1. Robert Griffin III has to look to run, but not force it. Baylor's offense really gets going when Griffin breaks a defense's contain, and the quickest way to beat the Bears is to limit Griffin's legs. TCU did it early in the season and beat the Bears 45-10. Oklahoma State did it as well. Griffin can't look explicitly to run the ball, but if the opportunity is there, he'd be well served to take it. When defenses constantly have to account for Griffin as a runner, it makes his already excellent accuracy as a passer even more dangerous and even more difficult to defend.
2. Wrap up when they get the chance. Illinois' zone-read scheme with running back Mikel LeShoure and Nathan Scheelhaase and is hard enough to defend, but anytime Baylor defenders aren't fooled by the fake, someone has to make a play and wrap up while the defense swarms. The Fighting Illini demand teams play assignment football, and part of that assignment is making a tackle and limiting yards after contact. Racking up broken and missed tackles is the surest way for the Bears' defense to put tons of pressure on its offense. Do that, and Baylor will be waiting until next year for another chance to celebrate a bowl win.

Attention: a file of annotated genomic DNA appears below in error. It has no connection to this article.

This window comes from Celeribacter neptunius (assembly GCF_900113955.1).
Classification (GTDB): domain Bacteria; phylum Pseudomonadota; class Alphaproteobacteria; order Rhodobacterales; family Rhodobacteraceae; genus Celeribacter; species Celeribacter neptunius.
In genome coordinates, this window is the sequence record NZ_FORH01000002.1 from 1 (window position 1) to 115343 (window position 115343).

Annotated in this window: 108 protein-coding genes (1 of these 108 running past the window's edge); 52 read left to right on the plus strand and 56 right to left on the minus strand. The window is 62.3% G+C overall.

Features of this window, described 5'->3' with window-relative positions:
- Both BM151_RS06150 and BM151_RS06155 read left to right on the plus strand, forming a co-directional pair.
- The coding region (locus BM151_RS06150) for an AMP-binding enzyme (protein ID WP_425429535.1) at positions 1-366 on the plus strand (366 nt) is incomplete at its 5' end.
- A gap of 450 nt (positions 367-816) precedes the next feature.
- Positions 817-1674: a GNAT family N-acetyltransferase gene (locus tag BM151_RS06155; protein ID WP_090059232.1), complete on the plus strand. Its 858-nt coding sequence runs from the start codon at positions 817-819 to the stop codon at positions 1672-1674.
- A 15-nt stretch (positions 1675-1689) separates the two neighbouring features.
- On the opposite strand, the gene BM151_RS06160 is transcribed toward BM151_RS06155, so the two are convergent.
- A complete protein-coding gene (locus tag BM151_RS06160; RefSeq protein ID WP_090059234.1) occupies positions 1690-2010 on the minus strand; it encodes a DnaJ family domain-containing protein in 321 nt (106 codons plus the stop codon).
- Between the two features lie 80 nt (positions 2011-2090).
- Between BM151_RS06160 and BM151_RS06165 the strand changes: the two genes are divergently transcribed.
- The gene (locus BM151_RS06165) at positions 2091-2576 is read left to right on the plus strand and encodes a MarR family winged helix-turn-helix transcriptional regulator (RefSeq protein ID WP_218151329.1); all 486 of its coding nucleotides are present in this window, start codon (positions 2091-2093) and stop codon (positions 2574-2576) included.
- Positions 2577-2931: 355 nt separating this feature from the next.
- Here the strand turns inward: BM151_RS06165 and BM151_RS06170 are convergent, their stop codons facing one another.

3. Cash in when the opportunity arises. Some games, like Texas A&M's win over Nebraska this year, can be won with field goals. This certainly won't be one of them. The over/under for the Texas Bowl is 63 points, and for the Bears, capitalizing in the red zone is a must in a game like this. That's especially true considering Baylor's field goal kicking struggles late in the season. Freshman Aaron Jones looked like one of the Big 12's best kickers early in the season, but suffered through a disastrous 1-for-4 night with a missed extra point in a loss to Texas A&M. Baylor would be well served to get it across the goal line rather than leave it up to special teams.